He thought for a minute.

"But, Mom ... will there be video games there?"

February 11, 2005

Twelve things about me

1. Cats or dogs? Cats
2. Canoe or jet ski? Canoe
3. Tea or coffee? Tea
4. Paper or plastic? Paper
5. Sail or motor? Sail
6. Sink or swim? Swim
7. Steak or lentils? Lentils
8. Beer or wine? Root beer
9. Hot or cold? Hot
10. Book or video? Book
11. Hotel or tent? Tent
12. Black or white? Grey

February 10, 2005

Response to blog tempest

So which friend has it worse? The woman who wakes up every night with nightmares because she is still grieving for the daughter who was killed when the World Trade Center came down? Or the woman who is struggling to care for her dying father, even though he was abusive to her as a child?

Who has it worse? The friend who has just moved to a strange city and knows absolutely no one, who spends her weekends at the office, doing paperwork by herself? Or the friend who just had twins, both with birth defects, and hasn't slept for more than three hours in a row in weeks?

When I lived in London, a friend taught me this pub game in which each person would tell their saddest story, competing to be the sorriest sod in the group. The game was hilariously funny. Maybe the humor came from the fact that we'd all been drinking all night. Or maybe it came from the absolute absurdity of thinking that we could possibly put such things as stress, anxiety, or grief on a measurable scale.

Life in this culture in this century is difficult for just about everyone. So many of the people in this blog community live far from family and friends, with all kind of societal pressures on them.

My gut feeling about all this : when you are on a ship that has sprung a whole bunch of leaks, water pouring in everywhere, it doesn't make sense to stand around and argue whose feet are getting the wettest.

Stop fighting everyone! Just grab the buckets. And start bailing.

February 09, 2005

Theme song nostalgia

When I growing up, I was allowed to watch about an hour of television every week. Usually, this meant two half-hour shows that the whole family watched together. Here are the shows from my childhood/teenage years that I can remember watching often enough to recognize the theme song:

1. Batman (with Adam West)
2. The Monkees
3. The Beverly Hillbillies
4. I Dream of Jeannie
5. Bewitched
6. My Three Sons
7. The Brady Bunch
8. Green Acres
9. The Partridge Family
10. Gilligan's Island
11. Happy Days
12. MASH

I often wonder what bizarre influence those television shows have had on me. My first crush was on Davy Jones ... yeah, I still have a thing for men with accents. And my second crush was on Robin, Batman's sidekick. He always seemed like the underdog, never getting the respect he deserved, while everyone fawned over Batman. For creeping out my feminist sensibilities, I would have to say that "I Dream of Jeannie" wins, hands down. Stumbling across the show as an adult and watching it was most horrifying.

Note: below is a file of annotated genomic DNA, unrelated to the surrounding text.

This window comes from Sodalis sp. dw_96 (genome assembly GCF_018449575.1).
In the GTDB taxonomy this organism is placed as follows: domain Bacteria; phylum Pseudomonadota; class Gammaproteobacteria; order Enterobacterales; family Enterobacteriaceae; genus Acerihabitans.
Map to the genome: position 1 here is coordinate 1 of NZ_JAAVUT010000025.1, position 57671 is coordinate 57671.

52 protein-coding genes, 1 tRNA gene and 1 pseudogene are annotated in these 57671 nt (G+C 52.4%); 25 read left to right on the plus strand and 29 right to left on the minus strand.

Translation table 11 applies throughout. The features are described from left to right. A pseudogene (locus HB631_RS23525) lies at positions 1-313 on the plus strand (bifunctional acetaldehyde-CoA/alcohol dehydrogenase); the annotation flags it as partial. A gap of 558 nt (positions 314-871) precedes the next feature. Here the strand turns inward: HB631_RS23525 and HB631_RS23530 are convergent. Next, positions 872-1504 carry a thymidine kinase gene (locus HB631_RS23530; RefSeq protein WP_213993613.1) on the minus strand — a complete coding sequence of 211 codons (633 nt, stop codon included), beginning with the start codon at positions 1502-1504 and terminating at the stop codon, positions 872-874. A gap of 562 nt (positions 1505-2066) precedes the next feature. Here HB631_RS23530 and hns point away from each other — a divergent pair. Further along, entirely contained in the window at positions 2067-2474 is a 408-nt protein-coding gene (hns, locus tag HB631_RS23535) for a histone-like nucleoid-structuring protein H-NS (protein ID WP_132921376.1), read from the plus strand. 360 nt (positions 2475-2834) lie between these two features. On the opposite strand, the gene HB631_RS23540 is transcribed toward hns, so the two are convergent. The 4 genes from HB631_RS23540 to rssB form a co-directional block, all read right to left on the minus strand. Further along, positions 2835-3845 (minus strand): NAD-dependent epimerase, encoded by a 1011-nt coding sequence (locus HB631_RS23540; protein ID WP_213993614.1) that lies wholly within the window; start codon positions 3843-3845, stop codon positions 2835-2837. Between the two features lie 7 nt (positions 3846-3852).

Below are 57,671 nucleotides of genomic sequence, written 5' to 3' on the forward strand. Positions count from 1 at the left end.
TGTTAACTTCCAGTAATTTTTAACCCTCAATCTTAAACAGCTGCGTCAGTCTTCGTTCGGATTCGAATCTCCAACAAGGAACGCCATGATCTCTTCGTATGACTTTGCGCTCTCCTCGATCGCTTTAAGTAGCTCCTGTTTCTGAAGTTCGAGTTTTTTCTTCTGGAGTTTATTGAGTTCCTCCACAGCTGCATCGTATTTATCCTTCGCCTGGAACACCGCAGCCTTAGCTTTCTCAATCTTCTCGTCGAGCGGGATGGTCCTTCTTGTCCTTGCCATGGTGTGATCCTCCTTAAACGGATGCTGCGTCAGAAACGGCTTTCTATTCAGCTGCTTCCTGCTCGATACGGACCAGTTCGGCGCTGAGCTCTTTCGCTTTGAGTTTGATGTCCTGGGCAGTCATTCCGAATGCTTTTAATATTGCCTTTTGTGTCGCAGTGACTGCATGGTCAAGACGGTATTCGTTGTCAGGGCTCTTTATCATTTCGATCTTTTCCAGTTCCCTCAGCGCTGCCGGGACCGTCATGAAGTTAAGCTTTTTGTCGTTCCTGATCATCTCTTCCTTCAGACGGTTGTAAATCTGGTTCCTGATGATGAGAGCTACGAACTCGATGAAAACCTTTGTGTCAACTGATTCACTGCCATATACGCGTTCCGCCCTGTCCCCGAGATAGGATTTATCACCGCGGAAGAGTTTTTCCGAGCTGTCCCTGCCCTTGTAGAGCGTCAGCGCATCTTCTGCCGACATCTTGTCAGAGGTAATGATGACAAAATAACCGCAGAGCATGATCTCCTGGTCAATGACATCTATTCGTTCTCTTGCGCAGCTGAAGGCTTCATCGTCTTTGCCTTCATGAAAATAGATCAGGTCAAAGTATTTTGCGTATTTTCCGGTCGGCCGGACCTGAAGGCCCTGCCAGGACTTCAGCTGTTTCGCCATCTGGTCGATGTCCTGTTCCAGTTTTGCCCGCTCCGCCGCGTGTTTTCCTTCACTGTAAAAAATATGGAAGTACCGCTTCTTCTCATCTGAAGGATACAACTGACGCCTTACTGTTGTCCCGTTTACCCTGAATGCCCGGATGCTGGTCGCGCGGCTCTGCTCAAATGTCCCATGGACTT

The main thing I remember from any television show is the opening theme song. I liked the stability of listening to the same song the same time every week. I'd be lying on the living room floor, squeezed in between a bunch of siblings and some extras, all of us fighting for a good spot, all grabbing for the popcorn or pretzels or whatever the snack was that week. After the theme song, I'd usually return to the book I was reading - which is perhaps why I remember almost nothing from these shows - but still I liked the stability of hearing that same music every week.

I can remember Spouse singing television theme songs to me when I was in labor with my second child. I'd been in labor for about 24 hours, a slow, easy labor, and I was in a dimly lit room, relaxing in a tub of hot water. Spouse, sitting on the floor next to the tub, had been entertaining me for hours and the lack of sleep made him punchy. So he started to sing television theme songs, often doing imitations of the characters as well. I couldn't even do the Lamaze breathing we'd practiced because I was laughing so hard. When the midwife came in to check my vitals, she would tease us and say, "What's going on in here? It doesn't sound like you are having a baby. You are laughing way too much." And she was relieved to find that I was fully dilated and ready to push the baby out. "Thank God. I don't think I could stand to hear the Brady Bunch theme song one more time."

Boy-in-Black, the child whose birth was accompanied by laughter and song, is now the kid whose job it is to tape whatever television show the family has agreed to watch each week. This season the kids chose the show Scrubs. It's a ritual for us to gather in a dark room, with snacks assembled and a book in my hand. I swear, it takes about half an hour before we can actually watch the show because someone is always running downstairs to get another glass of juice or something. We fight over pillows and With-a-Why is still young enough to fight for a spot next to Mom. Boy-in-Black always tries to fastforward through the theme song and opening credits, and the whole family teases me because I won't let him. I like listening to the opening music, while the kids jockey for position, shoving each other playfully, grabbing for snacks, teasing each other, and joking throughout the opening credits. I don't really watch the show; the theme song is the part I like best.